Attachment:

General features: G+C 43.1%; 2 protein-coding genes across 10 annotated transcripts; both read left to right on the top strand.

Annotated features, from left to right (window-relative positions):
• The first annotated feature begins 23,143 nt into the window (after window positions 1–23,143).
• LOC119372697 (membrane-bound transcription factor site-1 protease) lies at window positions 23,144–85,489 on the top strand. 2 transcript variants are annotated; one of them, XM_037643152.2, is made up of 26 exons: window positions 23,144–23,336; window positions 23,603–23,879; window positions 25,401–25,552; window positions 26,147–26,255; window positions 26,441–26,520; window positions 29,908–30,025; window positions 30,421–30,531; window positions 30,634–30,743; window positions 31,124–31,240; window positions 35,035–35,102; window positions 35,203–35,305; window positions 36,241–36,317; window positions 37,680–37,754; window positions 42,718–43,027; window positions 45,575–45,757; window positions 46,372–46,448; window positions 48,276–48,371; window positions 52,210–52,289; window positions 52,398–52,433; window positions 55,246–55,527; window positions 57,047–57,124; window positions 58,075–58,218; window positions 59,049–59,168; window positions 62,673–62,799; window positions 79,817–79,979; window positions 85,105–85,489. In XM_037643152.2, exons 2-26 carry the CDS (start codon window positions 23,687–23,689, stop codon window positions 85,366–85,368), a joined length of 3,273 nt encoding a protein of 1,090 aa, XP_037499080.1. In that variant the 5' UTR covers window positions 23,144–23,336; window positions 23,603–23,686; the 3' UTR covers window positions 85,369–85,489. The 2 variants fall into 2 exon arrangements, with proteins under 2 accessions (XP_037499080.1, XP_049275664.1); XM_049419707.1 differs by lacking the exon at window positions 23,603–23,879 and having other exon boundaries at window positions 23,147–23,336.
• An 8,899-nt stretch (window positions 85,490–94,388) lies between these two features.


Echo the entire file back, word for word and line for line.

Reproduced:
General features: G+C 43.1%; 2 protein-coding genes across 10 annotated transcripts; both read left to right on the top strand.

Annotated features, from left to right (window-relative positions):
• The first annotated feature begins 23,143 nt into the window (after window positions 1–23,143).
• LOC119372697 (membrane-bound transcription factor site-1 protease) lies at window positions 23,144–85,489 on the top strand. 2 transcript variants are annotated; one of them, XM_037643152.2, is made up of 26 exons: window positions 23,144–23,336; window positions 23,603–23,879; window positions 25,401–25,552; window positions 26,147–26,255; window positions 26,441–26,520; window positions 29,908–30,025; window positions 30,421–30,531; window positions 30,634–30,743; window positions 31,124–31,240; window positions 35,035–35,102; window positions 35,203–35,305; window positions 36,241–36,317; window positions 37,680–37,754; window positions 42,718–43,027; window positions 45,575–45,757; window positions 46,372–46,448; window positions 48,276–48,371; window positions 52,210–52,289; window positions 52,398–52,433; window positions 55,246–55,527; window positions 57,047–57,124; window positions 58,075–58,218; window positions 59,049–59,168; window positions 62,673–62,799; window positions 79,817–79,979; window positions 85,105–85,489. In XM_037643152.2, exons 2-26 carry the CDS (start codon window positions 23,687–23,689, stop codon window positions 85,366–85,368), a joined length of 3,273 nt encoding a protein of 1,090 aa, XP_037499080.1. In that variant the 5' UTR covers window positions 23,144–23,336; window positions 23,603–23,686; the 3' UTR covers window positions 85,369–85,489. The 2 variants fall into 2 exon arrangements, with proteins under 2 accessions (XP_037499080.1, XP_049275664.1); XM_049419707.1 differs by lacking the exon at window positions 23,603–23,879 and having other exon boundaries at window positions 23,147–23,336.
• An 8,899-nt stretch (window positions 85,490–94,388) lies between these two features.